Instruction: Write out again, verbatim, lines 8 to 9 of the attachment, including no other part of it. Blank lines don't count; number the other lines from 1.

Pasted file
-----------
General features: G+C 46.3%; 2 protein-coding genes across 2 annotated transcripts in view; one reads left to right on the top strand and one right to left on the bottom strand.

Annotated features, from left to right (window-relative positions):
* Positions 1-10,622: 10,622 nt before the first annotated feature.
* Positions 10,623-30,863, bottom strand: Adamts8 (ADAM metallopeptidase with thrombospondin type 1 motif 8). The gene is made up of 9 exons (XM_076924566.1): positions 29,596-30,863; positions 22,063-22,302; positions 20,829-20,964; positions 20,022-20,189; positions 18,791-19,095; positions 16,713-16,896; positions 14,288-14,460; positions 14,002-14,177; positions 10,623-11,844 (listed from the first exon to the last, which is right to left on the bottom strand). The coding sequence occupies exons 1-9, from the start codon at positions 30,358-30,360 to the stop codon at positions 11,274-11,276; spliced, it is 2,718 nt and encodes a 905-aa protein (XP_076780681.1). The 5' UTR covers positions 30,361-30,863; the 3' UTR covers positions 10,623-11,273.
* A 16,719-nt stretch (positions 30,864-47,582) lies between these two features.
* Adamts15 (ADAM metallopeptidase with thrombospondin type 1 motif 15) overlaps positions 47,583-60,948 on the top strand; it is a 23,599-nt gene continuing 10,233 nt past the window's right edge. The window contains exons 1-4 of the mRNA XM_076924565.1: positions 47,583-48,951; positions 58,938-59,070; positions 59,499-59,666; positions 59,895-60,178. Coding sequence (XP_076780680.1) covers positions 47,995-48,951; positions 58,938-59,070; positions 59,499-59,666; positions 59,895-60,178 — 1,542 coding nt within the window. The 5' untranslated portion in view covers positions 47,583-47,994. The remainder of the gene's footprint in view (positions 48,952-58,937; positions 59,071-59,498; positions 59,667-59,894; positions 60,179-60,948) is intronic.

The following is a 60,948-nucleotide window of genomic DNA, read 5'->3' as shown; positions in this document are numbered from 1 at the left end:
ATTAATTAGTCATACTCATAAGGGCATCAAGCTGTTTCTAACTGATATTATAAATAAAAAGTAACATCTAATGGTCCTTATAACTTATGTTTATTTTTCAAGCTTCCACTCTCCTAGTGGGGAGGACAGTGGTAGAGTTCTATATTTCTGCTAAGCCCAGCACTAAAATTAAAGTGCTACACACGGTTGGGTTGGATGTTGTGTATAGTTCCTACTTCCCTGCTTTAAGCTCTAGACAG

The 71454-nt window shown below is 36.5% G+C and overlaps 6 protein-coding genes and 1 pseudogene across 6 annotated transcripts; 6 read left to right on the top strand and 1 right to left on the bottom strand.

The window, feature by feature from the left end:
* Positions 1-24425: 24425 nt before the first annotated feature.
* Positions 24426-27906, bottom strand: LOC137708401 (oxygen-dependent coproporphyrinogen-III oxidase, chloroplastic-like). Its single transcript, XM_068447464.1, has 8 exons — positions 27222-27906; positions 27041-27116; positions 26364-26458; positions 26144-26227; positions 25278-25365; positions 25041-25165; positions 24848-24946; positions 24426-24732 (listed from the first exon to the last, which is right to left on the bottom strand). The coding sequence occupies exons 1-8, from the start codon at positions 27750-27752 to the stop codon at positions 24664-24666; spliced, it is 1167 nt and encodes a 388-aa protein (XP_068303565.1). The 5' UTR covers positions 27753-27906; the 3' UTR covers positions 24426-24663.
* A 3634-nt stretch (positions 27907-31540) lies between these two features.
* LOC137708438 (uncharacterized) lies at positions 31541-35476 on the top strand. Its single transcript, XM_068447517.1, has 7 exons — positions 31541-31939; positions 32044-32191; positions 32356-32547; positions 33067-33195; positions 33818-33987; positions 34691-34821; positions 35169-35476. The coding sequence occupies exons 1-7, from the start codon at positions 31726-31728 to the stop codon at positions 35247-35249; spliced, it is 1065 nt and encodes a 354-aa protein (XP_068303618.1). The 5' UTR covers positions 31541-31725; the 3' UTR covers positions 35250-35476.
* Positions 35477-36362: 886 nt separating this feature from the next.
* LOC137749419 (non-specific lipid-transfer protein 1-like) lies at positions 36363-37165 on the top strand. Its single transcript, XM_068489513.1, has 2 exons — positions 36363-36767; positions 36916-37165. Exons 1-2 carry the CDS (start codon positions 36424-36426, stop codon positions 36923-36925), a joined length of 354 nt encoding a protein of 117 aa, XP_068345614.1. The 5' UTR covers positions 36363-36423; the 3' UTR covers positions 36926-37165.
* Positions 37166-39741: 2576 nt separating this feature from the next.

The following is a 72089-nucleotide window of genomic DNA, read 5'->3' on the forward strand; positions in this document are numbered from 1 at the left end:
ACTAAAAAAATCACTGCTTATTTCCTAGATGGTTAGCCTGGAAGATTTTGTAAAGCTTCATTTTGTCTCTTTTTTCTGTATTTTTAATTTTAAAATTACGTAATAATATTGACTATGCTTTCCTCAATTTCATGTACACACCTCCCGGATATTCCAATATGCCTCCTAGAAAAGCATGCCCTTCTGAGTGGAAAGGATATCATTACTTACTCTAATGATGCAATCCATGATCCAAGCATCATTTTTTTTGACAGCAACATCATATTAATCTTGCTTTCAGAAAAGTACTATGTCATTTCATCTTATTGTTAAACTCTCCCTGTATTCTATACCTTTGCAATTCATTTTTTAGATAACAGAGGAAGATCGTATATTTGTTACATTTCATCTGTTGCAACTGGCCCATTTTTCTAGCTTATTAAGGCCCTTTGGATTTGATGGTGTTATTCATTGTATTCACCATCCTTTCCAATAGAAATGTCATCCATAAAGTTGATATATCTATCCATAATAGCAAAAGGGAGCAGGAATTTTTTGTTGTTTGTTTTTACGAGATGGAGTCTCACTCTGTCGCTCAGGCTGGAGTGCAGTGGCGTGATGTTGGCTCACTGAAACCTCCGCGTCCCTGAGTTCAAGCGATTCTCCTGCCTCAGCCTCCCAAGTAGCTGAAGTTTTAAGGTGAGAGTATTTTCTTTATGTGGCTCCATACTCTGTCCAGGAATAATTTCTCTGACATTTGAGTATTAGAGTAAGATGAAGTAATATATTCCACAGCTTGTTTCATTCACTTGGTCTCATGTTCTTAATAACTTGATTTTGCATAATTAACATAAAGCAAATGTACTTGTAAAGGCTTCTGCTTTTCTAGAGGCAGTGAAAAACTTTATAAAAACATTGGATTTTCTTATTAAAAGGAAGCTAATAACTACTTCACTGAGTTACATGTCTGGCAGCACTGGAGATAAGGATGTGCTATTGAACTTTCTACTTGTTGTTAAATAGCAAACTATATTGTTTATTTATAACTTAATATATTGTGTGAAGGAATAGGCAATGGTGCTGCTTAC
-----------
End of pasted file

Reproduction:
ATTAATTAGTCATACTCATAAGGGCATCAAGCTGTTTCTAACTGATATTATAAATAAAAAGTAACATCTAATGGTCCTTATAACTTATGTTTATTTTTCAAGCTTCCACTCTCCTAGTGGGGAGGACAGTGGTAGAGTTCTATATTTCTGCTAAGCCCAGCACTAAAATTAAAGTGCTACACACGGTTGGGTTGGATGTTGTGTATAGTTCCTACTTCCCTGCTTTAAGCTCTAGACAG

The 71454-nt window shown below is 36.5% G+C and overlaps 6 protein-coding genes and 1 pseudogene across 6 annotated transcripts; 6 read left to right on the top strand and 1 right to left on the bottom strand.